Developer wants extra height for Orléans towers

Developer Brigil is proposing four new highrises along the Ottawa River in Orléans, arguing their proximity to a future light rail station warrants extra height.

Brigil proposing 4 new towers of up to 32 storeys at Petrie's Landing site

Brigil has submitted a zoning application for four more towers at its Petrie's Landing site. The two on the right would be 18 and 22 storeys, while the two on the left would be 32 and 22 storeys. If approved, the new highrises will join two existing ones. (Brigil and NEUF architect(e)s)

Developer Brigil is proposing four new highrises along the Ottawa River in Orléans, arguing their proximity to a future light rail station warrants extra height.

Brigil has submitted an application to build four more towers at its Petrie's Landing I development, the highest of which would reach 32 storeys.

If approved, the new towers would surround an existing one built a decade ago and a second building that's currently under construction.

With nearby Trim Road slated to be the eastern terminus of Stage 2 LRT in 2022, the proposal falls in line with the City of Ottawa's goal to increase density around future light rail stations

This rendering in Brigil's design brief by NEUF Architect(e)s shows how the towers would look from Antigonish Avenue in Orléans. (Brigil and NEUF Architect(e)s)

Extra height

In a design brief submitted with its application, Brigil describes the cluster of towers as a landmark that will signal the start of Ottawa's urban area for anyone arriving from the east.

Brigil is asking for extra height on each of the four new towers, but the biggest increase would be for the connected pair on the west side of the site.

At 32-storeys, one tower would stand 158 metres even though current zoning allows for just 101 metres. Brigil would like its mate to be 22 storeys, or 26 metres higher than what's currently allowed.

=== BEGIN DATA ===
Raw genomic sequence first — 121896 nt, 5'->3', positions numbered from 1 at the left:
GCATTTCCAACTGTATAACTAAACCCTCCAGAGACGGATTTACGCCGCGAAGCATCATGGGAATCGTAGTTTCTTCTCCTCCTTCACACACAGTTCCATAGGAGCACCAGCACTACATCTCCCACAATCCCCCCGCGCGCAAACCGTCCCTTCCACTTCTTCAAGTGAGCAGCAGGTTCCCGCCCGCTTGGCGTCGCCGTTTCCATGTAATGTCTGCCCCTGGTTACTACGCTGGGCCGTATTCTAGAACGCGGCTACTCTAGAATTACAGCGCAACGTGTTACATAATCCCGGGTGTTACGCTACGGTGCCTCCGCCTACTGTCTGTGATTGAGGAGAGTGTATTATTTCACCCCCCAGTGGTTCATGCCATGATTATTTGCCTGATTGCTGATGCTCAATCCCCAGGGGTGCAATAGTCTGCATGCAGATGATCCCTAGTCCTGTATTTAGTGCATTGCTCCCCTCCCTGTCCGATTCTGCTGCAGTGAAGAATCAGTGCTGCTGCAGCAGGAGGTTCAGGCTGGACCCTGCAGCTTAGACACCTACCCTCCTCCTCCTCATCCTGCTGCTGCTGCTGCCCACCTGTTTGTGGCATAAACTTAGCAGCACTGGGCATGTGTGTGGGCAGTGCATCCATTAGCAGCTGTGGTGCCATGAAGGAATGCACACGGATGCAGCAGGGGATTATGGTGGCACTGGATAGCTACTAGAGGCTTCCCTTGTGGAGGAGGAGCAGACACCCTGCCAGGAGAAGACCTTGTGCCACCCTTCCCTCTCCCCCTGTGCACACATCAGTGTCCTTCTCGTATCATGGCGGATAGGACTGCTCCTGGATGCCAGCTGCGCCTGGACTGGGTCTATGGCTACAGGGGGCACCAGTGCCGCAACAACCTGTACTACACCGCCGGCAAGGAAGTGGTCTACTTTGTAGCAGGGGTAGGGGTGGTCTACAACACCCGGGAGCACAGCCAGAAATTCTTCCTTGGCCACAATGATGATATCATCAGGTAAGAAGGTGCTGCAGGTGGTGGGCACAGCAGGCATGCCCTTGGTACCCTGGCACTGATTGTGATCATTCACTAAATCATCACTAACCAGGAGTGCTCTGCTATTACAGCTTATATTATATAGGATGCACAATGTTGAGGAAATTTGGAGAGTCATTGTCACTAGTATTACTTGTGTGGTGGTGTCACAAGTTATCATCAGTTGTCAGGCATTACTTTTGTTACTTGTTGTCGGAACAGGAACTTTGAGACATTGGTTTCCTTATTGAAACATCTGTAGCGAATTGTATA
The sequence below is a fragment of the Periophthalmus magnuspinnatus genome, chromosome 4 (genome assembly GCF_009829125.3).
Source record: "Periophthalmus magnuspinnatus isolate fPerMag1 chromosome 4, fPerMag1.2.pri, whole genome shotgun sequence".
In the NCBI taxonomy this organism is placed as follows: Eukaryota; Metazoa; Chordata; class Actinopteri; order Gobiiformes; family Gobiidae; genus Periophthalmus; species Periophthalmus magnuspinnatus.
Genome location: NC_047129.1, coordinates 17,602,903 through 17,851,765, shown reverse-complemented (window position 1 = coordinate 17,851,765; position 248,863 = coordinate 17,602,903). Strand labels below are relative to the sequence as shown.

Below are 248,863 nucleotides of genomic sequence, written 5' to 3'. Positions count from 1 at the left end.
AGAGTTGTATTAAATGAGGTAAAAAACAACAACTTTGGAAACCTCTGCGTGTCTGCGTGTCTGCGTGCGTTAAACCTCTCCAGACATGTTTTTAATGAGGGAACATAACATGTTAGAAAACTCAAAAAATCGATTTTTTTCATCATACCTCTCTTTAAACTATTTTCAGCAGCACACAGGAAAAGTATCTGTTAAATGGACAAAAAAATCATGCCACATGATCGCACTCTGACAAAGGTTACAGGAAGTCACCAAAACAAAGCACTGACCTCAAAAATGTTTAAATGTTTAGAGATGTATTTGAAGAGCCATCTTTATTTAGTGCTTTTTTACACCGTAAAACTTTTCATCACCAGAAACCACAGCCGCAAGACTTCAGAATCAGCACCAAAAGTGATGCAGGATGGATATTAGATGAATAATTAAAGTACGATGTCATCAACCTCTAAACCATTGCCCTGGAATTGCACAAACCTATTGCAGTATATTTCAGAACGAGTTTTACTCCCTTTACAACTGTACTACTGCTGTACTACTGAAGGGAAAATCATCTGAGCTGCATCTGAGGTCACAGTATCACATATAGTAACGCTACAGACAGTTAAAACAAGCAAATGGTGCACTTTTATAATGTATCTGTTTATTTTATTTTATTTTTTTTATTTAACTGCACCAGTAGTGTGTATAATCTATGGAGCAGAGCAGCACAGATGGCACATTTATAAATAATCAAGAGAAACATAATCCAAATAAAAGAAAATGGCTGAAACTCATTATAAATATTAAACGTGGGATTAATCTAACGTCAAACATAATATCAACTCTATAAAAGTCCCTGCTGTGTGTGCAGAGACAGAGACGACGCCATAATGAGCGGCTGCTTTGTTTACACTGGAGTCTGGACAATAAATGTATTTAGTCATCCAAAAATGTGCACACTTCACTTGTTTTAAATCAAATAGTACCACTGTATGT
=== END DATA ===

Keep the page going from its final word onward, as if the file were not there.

It would be a shame to see LRT open its doors to an empty field.- Coun. Bob Monette

The city planner in charge of the file is accepting comments from the public until Nov. 23.

The file will then go to planning committee in December or January, after the new city council is sworn in, and will fall to incoming councillor Matt Luloff.

Big dreams for Trim Road

The residential piece is only one part of the puzzle for outgoing Coun. Bob Monette, who sees the whole area around Petrie Island and Trim Road evolving by the time light rail arrives.

Specifically, he worked to change the official plan in the area to allow for a commercial and employment node beside the Cité Collégiale satellite site.

"That's been my No. 1 priority. It would be a shame to see LRT open its doors to an empty field," Monette said.

Brigil even has a concept plan with a few office towers, retail and a convention centre.  

Monette said he's worked non-stop with other levels of government to try to entice a major employer to the site, ideally the federal government. But, as he ends his time on council, he's yet to land the jobs at Trim Road that could help residents work within their community.

"One building can start this off, and until you build the first one, it's always only a dream," he said.

Brigil's long-term plans for the Petrie Island area include an employment hub. (Brigil and NEUF architect(e)s)